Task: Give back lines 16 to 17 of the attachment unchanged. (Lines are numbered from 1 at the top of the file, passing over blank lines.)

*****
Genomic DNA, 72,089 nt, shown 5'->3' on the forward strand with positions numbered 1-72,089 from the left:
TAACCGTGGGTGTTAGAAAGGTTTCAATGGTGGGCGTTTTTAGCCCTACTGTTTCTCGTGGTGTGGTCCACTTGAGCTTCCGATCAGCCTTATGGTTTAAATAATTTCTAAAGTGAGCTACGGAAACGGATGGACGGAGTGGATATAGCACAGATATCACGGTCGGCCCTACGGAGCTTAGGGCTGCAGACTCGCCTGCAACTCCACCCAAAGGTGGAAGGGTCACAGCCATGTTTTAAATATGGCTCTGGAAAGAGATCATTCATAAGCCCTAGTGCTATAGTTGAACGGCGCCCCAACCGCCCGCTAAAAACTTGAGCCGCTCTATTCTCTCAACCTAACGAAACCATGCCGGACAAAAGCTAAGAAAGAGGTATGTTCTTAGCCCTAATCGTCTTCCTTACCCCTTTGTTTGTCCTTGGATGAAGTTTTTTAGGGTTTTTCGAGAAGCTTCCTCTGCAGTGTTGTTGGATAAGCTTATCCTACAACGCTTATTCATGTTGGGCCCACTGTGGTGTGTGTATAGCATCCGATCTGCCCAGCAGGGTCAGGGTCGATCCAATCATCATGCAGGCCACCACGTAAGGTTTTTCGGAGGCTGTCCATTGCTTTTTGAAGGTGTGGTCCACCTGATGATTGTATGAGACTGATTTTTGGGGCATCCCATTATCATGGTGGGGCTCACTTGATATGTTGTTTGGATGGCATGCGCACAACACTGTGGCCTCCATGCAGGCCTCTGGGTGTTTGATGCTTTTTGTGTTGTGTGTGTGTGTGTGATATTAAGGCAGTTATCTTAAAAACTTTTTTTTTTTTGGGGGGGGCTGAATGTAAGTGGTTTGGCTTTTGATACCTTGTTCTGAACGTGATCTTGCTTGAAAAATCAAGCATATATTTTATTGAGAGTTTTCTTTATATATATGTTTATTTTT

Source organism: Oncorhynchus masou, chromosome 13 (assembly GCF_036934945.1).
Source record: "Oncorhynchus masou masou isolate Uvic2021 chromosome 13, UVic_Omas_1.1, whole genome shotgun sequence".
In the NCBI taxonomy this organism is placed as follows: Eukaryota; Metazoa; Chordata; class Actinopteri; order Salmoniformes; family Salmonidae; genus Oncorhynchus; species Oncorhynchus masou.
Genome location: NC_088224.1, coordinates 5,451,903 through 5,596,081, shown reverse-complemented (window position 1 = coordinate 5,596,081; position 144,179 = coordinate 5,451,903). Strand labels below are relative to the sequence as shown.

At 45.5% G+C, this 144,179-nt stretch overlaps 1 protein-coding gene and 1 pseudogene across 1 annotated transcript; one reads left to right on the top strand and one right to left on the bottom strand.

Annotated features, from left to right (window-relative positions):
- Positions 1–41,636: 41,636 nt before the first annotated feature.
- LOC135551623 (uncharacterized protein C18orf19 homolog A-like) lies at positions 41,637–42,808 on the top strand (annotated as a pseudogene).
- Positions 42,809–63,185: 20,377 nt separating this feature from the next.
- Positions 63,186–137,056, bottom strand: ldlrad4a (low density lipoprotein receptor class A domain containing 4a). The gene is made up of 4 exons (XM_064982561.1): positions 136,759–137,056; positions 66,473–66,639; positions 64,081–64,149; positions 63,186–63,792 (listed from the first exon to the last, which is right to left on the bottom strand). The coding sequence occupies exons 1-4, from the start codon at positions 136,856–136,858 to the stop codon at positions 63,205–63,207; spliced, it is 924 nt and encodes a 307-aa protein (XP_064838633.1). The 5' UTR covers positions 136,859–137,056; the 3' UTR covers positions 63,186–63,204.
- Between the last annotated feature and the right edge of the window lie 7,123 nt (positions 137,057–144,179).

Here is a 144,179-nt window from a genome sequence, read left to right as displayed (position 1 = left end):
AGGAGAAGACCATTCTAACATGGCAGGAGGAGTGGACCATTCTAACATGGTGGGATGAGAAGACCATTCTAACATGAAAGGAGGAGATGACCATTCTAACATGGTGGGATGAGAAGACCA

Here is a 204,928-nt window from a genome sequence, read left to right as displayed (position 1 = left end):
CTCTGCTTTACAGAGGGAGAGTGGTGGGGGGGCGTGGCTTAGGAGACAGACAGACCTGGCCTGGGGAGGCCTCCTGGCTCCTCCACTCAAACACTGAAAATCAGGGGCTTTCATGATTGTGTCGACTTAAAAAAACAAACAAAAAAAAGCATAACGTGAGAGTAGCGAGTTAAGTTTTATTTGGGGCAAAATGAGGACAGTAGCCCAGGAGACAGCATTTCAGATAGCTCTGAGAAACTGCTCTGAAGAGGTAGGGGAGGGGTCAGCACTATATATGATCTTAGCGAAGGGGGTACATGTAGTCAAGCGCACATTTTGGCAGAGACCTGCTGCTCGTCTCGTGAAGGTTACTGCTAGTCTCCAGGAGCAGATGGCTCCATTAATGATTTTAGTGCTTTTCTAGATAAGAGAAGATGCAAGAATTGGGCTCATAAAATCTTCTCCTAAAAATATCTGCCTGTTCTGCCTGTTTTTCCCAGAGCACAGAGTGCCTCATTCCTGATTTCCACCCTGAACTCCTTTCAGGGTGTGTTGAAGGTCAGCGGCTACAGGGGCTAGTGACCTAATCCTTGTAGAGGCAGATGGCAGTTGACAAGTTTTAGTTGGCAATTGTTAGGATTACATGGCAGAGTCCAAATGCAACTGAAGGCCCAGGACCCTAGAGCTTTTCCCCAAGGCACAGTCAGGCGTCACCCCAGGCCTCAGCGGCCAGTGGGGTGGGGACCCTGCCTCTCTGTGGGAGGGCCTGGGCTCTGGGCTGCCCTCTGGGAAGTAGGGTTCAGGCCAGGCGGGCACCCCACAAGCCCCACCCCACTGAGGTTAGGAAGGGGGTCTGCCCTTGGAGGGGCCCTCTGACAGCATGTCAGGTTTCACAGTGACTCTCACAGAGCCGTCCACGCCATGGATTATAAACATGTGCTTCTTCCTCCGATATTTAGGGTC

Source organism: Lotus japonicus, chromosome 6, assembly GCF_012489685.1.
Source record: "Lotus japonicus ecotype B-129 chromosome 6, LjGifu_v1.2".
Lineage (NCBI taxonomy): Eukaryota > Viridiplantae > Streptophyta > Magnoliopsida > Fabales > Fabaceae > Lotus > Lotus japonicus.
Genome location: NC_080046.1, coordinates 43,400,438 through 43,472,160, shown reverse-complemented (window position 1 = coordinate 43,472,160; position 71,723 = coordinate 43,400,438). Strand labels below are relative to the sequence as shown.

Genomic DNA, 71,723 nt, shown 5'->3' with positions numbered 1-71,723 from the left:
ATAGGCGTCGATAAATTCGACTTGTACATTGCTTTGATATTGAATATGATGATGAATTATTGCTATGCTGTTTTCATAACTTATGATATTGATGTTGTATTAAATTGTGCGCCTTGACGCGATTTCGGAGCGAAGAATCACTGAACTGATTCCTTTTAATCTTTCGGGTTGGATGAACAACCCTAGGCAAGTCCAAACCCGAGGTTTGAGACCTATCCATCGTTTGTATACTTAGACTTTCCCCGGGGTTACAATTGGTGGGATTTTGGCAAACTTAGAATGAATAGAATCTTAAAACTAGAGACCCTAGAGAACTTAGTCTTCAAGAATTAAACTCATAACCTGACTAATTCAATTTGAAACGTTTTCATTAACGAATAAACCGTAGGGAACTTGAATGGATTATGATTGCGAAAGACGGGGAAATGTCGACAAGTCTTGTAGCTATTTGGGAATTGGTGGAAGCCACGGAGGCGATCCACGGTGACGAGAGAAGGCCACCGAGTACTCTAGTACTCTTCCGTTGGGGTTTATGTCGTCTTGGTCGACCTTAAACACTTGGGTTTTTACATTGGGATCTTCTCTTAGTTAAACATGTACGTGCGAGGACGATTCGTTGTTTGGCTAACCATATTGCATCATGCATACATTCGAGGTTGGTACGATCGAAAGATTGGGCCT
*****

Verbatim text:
Here is a 204,928-nt window from a genome sequence, read left to right as displayed (position 1 = left end):
CTCTGCTTTACAGAGGGAGAGTGGTGGGGGGGCGTGGCTTAGGAGACAGACAGACCTGGCCTGGGGAGGCCTCCTGGCTCCTCCACTCAAACACTGAAAATCAGGGGCTTTCATGATTGTGTCGACTTAAAAAAACAAACAAAAAAAAGCATAACGTGAGAGTAGCGAGTTAAGTTTTATTTGGGGCAAAATGAGGACAGTAGCCCAGGAGACAGCATTTCAGATAGCTCTGAGAAACTGCTCTGAAGAGGTAGGGGAGGGGTCAGCACTATATATGATCTTAGCGAAGGGGGTACATGTAGTCAAGCGCACATTTTGGCAGAGACCTGCTGCTCGTCTCGTGAAGGTTACTGCTAGTCTCCAGGAGCAGATGGCTCCATTAATGATTTTAGTGCTTTTCTAGATAAGAGAAGATGCAAGAATTGGGCTCATAAAATCTTCTCCTAAAAATATCTGCCTGTTCTGCCTGTTTTTCCCAGAGCACAGAGTGCCTCATTCCTGATTTCCACCCTGAACTCCTTTCAGGGTGTGTTGAAGGTCAGCGGCTACAGGGGCTAGTGACCTAATCCTTGTAGAGGCAGATGGCAGTTGACAAGTTTTAGTTGGCAATTGTTAGGATTACATGGCAGAGTCCAAATGCAACTGAAGGCCCAGGACCCTAGAGCTTTTCCCCAAGGCACAGTCAGGCGTCACCCCAGGCCTCAGCGGCCAGTGGGGTGGGGACCCTGCCTCTCTGTGGGAGGGCCTGGGCTCTGGGCTGCCCTCTGGGAAGTAGGGTTCAGGCCAGGCGGGCACCCCACAAGCCCCACCCCACTGAGGTTAGGAAGGGGGTCTGCCCTTGGAGGGGCCCTCTGACAGCATGTCAGGTTTCACAGTGACTCTCACAGAGCCGTCCACGCCATGGATTATAAACATGTGCTTCTTCCTCCGATATTTAGGGTC